Thrombosis leads to platelet activation and subsequent degradation; therefore, replenishment of platelets from hematopoietic stem/progenitor cells (HSPCs) is needed to maintain the physiological level of circulating platelets. Platelet-derived microparticles (PMPs) are protein- and RNA-containing vesicles released from activated platelets. We hypothesized that factors carried by PMPs might influence the production of platelets from HSPCs, in a positive feedback fashion. Here we show that, during mouse acute liver injury, the density of megakaryocyte in the bone marrow increases following an increase in circulating PMPs, but without thrombopoietin (TPO) upregulation. In vitro, PMPs are internalized by HSPCs and drive them toward a megakaryocytic fate. Mechanistically, miR-1915-3p, a miRNA highly enriched in PMPs, is transported to target cells and suppresses the expression levels of Rho GTPase family member B, thereby inducing megakaryopoiesis. In addition, direct injection of PMPs into irradiated mice increases the number of megakaryocytes and platelets without affecting TPO levels. In conclusion, our data reveal that PMPs have a role in promoting megakaryocytic differentiation and platelet production.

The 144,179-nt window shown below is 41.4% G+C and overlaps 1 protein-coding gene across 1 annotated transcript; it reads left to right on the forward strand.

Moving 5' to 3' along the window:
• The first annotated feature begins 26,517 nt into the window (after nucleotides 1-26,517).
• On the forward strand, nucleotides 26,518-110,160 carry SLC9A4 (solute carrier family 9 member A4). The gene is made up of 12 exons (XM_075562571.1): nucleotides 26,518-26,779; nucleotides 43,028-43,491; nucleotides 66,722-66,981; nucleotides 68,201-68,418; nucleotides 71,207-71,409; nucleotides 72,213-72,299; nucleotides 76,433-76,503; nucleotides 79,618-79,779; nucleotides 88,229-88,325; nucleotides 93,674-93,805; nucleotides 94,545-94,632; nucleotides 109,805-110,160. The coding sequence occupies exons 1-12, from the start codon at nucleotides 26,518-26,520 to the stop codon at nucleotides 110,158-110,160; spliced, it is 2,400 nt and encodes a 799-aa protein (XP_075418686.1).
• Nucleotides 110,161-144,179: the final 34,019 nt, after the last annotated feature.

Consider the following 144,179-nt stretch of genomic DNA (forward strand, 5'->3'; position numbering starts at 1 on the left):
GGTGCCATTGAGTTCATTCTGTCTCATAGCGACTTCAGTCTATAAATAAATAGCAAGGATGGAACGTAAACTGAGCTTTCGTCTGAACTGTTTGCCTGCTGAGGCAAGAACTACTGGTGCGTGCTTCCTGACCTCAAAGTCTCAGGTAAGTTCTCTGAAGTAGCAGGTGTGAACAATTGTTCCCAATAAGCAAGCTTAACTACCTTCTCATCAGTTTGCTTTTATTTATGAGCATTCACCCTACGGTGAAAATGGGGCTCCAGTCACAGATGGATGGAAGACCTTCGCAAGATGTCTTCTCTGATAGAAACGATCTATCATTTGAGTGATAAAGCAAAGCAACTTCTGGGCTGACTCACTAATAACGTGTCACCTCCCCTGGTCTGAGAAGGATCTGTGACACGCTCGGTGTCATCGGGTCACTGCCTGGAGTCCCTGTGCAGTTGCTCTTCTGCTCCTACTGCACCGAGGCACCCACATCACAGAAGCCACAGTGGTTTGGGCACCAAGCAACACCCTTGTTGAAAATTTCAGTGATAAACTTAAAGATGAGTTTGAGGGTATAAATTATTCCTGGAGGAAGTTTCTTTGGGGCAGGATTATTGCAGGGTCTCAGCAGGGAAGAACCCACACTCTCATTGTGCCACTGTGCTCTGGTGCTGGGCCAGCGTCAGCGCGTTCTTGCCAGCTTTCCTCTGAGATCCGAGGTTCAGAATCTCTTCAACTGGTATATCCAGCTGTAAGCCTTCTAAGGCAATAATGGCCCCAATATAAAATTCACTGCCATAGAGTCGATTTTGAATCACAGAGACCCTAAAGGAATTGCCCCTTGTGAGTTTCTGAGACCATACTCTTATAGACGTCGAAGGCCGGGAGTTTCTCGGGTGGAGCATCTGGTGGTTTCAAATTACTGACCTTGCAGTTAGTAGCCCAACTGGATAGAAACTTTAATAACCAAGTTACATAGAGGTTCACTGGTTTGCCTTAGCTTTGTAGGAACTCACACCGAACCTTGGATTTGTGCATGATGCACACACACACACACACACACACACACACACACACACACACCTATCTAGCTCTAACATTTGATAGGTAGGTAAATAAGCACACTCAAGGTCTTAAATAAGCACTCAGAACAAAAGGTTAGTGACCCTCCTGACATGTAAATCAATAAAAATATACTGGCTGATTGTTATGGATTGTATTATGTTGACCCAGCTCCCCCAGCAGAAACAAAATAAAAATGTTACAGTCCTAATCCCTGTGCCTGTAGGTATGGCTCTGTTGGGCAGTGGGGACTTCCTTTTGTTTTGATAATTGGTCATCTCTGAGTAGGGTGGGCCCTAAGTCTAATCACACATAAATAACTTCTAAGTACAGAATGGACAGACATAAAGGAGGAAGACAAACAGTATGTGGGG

Microparticles (MPs) are 100–1000 nm cell-derived membrane-bound small particles. MPs can be secreted by all nucleated cells, as well as erythrocytes and platelets. It has been suggested that MPs act as an important means of message transfer between cells by delivering their containing proteins, DNAs and RNAs1. More recently, it has been reported that MPs from macrophages induced macrophage differentiation from naïve monocytes2 and MPs from megakaryocytes (MK-MPs)3 promoted (hematopoietic stem/progenitor cell) HSPC differentiation to mature megakaryocytes (MKs). Therefore, we hypothesize that MPs from platelets, such as mature blood cells, play a positive role in piloting stem cells towards platelet parental cells and even platelets. PMPs, unlike MK-MPs, are produced by activated platelets, which provide platelet-specific surface markers and make them the dominant circulating MPs under pathological conditions. As the final product of megakaryocytopoiesis, the activation and consumption of platelets during thrombosis results in the release of large quantities of PMPs4. However, little is known about the role PMPs play in regulating thrombopoiesis.